~ Jac
“Kal looks to the future, Batman looks to the past… and I reside in the present, securely bridging the two.” – Diana of Themyscira

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If you enjoyed this post, please consider making a donation to Child’s Play Charity. Here is a direct link to our donation page benefiting the charity. Please help us raise $1,000 this year! No contribution is too small.

2015 Geek-A-Long: Dr. Frank N. Furter

Week 27 Frank N Furter (3)

I’m just a sweet transvestite, from Transsexual Transylvania.

Last week in America, love won, so it seemed like the perfect time to bring out my very favorite mad-movie-scientist: Dr. Frank N. Furter. Have you guys ever had to describe The Rocky Horror Picture Show to someone that’s never seen it? I did this week when a friend asked me what was going to be on Sunday’s square. That explanation got weird. I can’t remember what all I said (I think I was too busy dealing with the fact that there’s an adult in my life that hasn’t seen Rocky Horror), and after rambling for a bit I just started singing the Time Warp. I did voices. I’m pretty sure I looked really cool while doing it, and I’m just sad I don’t have a video for you. To compensate please enjoy this Time Warping Flash Mob.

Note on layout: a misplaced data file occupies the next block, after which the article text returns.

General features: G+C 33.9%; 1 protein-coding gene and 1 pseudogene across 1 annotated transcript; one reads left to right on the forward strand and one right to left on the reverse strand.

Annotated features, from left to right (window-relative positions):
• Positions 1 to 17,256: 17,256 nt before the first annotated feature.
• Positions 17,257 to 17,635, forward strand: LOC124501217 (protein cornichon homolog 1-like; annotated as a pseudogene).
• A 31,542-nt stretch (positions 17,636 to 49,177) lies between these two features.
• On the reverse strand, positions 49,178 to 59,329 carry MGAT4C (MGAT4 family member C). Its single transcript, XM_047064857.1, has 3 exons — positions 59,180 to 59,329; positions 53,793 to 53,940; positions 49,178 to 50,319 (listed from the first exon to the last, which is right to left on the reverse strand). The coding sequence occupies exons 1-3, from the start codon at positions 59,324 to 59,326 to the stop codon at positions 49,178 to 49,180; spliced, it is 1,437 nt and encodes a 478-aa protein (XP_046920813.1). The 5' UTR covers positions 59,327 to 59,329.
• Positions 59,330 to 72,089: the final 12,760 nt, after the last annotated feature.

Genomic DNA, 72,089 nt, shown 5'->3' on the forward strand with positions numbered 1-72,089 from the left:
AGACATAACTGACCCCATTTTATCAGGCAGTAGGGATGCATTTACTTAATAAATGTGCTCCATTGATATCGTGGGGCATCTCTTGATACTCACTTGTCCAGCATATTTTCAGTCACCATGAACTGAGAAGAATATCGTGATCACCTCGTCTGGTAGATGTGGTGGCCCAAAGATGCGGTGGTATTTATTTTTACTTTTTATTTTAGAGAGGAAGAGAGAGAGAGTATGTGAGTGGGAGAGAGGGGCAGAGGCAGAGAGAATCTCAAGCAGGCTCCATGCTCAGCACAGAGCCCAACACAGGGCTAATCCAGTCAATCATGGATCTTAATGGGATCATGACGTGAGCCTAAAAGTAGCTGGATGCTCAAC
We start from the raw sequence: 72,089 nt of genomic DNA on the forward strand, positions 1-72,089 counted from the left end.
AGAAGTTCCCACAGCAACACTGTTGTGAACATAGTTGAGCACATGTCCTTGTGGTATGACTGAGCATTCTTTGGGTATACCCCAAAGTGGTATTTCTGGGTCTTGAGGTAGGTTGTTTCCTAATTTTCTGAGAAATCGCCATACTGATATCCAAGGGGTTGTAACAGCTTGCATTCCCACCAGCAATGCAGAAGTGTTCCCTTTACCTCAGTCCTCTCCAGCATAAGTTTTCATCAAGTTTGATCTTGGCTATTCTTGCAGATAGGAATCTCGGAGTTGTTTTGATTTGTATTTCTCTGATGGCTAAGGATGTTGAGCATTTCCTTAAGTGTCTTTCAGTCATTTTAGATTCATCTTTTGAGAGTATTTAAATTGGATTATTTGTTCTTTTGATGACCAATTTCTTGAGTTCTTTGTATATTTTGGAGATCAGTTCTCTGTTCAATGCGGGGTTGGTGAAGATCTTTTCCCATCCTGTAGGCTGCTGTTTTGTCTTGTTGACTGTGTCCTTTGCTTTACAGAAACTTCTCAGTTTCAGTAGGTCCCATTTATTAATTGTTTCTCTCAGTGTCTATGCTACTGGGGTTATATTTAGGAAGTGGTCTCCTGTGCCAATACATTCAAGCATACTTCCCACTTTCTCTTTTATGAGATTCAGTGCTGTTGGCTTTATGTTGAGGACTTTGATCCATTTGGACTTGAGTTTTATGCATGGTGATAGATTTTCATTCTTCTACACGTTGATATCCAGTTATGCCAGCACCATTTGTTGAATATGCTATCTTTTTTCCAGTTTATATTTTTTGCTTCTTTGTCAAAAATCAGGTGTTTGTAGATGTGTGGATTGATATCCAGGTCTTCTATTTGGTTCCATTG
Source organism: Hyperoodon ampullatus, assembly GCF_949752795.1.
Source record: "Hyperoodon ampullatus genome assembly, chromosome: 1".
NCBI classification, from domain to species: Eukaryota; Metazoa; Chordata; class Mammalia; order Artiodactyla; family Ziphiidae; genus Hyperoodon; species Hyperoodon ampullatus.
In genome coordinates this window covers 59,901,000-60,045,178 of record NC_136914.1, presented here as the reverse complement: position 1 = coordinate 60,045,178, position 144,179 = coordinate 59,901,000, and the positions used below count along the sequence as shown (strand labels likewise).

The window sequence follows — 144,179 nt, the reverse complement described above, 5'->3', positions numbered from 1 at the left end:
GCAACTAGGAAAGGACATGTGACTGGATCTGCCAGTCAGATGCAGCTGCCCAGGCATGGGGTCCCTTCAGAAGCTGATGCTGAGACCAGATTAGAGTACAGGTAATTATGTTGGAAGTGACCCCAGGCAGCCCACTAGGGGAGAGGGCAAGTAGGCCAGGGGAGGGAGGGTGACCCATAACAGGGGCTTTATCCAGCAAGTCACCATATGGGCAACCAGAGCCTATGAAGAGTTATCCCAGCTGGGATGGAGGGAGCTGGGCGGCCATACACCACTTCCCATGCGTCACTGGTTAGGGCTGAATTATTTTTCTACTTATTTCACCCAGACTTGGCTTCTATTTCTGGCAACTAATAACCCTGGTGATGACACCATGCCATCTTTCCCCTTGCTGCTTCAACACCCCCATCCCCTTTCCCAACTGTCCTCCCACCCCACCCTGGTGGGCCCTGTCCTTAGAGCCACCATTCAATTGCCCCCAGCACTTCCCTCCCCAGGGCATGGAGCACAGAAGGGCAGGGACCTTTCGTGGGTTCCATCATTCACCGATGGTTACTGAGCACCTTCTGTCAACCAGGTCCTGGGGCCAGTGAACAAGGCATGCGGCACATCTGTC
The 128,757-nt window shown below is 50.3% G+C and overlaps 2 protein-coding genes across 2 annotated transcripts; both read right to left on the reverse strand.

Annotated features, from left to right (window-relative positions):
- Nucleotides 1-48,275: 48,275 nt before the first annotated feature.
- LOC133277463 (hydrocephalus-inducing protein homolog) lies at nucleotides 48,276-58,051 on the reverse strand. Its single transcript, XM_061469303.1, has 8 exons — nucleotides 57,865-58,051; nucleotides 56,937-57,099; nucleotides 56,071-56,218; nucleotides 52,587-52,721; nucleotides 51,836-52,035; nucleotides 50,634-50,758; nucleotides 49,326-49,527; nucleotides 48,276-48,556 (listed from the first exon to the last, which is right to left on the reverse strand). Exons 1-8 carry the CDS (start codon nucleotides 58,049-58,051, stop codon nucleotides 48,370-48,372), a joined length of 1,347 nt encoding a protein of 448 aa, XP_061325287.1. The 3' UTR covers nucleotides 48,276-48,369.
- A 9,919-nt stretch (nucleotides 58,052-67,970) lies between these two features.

Before I move on, can we talk about the mad skills on the one guy dancing in the group. If you know that dude, please tell him I’d like to be besties.

Week 27 Frank N Furter (5)

Anyhow, before I got distracted by the Tubes, I’m not really sure how to go about describing The Rocky Horror Picture Show or Frank N. Furter to you. We generally strive to do that in this space, but where do you even start on this? Look, if you haven’t seen it, get some friends together and make it a party. A best case scenario is a live screening, or to check out the stage play for your first viewing, but those can be hard to come by. Feel free to use the comments though to post about upcoming screenings you know about.